A is for Abundance


I am sat in the sun, on an allotment brick, next to my strawberries.  They dangle over the edge of the bed, all glistening and scarlet in the sun, or lurk under the leaves, both provocative AND available.  These are the fat fruit of summer, all luscious, warm and sweet. And I have hundreds of them! I love all this wanton abundance.


So once we have all eaten our fill, what to do with them all?

Well, I have made the best strawberry conserve ever, see recipe below.



  • Sugar 450g
  • Strawberries, small to medium size 450g
  • Lemon juice 2TB
  • About 4 jam jars with lids, plus waxed discs, selophane tops & rubber bands to seal

To make:

  1. Prepare your jam jars by washing them in hot soapy water, then standing them on a small baking tray in a very low oven. I put an old tea towel under them so they don’t jostle or crack.
  2. Remember to put a small plate into the fridge for when you are ready to check for setting point.
  3. Wash and hull the strawbs.
  4. Put the sugar and lemon juice into the pan, on very low heat, and stir until the sugar has completely dissolved, and you have a syrup. Remove from the heat.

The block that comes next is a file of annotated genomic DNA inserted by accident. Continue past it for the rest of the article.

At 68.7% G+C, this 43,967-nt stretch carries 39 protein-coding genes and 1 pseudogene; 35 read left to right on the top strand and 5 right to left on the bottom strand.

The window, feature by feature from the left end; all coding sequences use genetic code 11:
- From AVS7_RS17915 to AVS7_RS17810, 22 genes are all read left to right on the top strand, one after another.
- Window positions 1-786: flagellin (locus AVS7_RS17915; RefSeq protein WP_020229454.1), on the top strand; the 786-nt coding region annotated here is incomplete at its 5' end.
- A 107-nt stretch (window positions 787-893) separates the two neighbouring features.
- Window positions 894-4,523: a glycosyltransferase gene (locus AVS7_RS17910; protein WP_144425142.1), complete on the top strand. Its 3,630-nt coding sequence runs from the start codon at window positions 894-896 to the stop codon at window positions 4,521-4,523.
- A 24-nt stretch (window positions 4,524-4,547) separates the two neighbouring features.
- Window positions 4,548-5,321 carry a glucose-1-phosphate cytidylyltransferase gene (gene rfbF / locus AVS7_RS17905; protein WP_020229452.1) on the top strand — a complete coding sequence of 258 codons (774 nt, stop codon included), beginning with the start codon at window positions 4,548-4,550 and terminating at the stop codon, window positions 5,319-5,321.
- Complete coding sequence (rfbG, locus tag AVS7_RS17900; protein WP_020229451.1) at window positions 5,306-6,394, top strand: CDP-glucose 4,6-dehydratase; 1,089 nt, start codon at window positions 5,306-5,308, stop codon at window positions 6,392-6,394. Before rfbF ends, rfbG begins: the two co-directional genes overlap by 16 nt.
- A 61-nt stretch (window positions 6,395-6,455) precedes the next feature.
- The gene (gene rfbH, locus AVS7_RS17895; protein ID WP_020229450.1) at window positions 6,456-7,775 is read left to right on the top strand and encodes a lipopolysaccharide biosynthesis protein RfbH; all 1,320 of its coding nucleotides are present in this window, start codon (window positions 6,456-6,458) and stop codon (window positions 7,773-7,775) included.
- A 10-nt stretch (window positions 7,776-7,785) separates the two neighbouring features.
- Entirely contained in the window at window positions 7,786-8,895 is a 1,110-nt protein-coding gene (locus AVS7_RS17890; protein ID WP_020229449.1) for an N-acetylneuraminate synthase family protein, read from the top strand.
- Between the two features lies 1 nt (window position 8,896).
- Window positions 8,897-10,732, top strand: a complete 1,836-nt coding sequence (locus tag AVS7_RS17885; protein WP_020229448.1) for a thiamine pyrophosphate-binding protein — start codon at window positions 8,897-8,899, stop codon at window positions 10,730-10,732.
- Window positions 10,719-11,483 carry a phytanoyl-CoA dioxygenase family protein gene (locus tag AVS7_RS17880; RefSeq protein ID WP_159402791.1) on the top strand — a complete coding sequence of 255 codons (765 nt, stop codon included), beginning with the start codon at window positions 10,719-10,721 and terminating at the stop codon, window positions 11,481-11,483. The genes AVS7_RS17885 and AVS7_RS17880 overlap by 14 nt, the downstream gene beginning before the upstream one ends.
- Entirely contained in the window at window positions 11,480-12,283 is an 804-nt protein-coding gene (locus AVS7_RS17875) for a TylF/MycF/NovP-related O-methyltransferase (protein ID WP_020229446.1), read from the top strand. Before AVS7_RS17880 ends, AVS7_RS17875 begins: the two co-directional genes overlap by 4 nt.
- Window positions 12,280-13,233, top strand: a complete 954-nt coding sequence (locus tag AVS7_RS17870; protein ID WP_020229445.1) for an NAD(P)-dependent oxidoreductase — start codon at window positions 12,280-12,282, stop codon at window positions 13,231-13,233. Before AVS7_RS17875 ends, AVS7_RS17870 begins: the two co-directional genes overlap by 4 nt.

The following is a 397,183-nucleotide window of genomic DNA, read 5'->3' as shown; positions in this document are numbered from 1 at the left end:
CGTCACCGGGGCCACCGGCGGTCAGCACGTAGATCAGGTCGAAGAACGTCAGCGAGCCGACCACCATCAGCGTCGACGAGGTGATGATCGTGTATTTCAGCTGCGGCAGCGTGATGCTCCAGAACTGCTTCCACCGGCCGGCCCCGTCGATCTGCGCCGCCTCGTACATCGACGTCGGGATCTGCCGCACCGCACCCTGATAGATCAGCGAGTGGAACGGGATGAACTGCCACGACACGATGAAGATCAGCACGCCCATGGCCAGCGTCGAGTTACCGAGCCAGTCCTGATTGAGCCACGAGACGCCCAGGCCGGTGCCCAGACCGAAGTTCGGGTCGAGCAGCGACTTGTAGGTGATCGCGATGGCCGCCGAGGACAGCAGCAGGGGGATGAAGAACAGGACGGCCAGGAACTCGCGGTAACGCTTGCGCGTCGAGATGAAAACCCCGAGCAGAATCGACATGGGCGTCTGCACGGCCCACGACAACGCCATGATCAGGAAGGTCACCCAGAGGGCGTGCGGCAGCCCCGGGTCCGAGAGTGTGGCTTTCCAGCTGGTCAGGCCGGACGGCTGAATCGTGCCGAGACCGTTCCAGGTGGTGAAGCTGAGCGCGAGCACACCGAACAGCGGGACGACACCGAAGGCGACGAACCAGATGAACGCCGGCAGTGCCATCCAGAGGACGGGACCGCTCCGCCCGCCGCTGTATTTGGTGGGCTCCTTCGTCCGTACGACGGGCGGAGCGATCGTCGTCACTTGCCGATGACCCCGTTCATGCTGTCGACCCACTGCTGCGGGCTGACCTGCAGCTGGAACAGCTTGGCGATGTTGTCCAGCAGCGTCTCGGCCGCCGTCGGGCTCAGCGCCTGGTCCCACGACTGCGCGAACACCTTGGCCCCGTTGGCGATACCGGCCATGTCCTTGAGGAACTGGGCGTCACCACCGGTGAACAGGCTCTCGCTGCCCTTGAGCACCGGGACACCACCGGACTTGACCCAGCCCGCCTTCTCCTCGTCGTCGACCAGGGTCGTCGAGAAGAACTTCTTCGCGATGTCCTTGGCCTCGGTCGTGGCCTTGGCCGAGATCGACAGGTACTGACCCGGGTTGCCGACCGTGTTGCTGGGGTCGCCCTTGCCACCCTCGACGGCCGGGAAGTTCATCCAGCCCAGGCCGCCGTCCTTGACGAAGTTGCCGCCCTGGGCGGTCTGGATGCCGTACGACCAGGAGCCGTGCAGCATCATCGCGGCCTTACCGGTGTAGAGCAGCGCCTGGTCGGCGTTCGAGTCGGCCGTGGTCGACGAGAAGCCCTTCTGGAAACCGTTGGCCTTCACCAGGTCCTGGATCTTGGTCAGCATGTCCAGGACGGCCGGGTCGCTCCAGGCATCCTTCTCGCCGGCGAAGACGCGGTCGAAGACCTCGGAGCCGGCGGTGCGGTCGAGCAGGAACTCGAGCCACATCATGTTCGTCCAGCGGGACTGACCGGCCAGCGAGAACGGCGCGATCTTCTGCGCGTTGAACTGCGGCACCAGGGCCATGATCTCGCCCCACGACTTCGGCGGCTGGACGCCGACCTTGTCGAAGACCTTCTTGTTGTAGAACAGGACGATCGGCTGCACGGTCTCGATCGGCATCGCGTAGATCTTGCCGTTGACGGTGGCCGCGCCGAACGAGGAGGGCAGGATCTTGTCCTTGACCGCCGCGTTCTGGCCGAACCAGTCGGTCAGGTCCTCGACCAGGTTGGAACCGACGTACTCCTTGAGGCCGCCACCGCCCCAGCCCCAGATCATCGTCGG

5. Add the strawberries and stir gently until they are all covered in the syrup. Let them soak in the syrup for 20 – 30 minutes.
  6. Return the pan to the heat and cook steadily for 5 – 7 minutes, until setting point is reached. (Put a dab of jam on the chilled plate, and push the surface gently with your finger. If it wrinkles, then setting point has been reached.)
  7. Allow to cool a bit, stir to distribute the fruit, then spoon into the hot jars and seal down.

Intriguing variation: Marguerite Patten (‘Jams, Preserves, And Chutneys’, from The Basic Basics series) suggests using 4TB of redcurrant juice instead of the lemon.  Press the redcurrants through a nylon sieve, then strain, to get clear juice.


  • Makes 750g of conserve.
  • The conserve is rather loose and full of fruit: perfect for scones & cream, filling Victoria Sandwiches, etc.
  • Strawberries have no natural pectin, which is why you add the lemon juice.
  • The method works well for all berries, as it prevents the fruit breaking up.

2 thoughts on “A is for Abundance

  1. I’m going to try this recipe with a strange little fruit that grows in abundance on a tree in my garden in Sri Lanka. It looks like a miniature buffalo tomato but actually it’s called a cherry goraka. Last time we tried to preserve it it sort of disintegrated. So let’s see what happens with your coat and steep then short cook approach.


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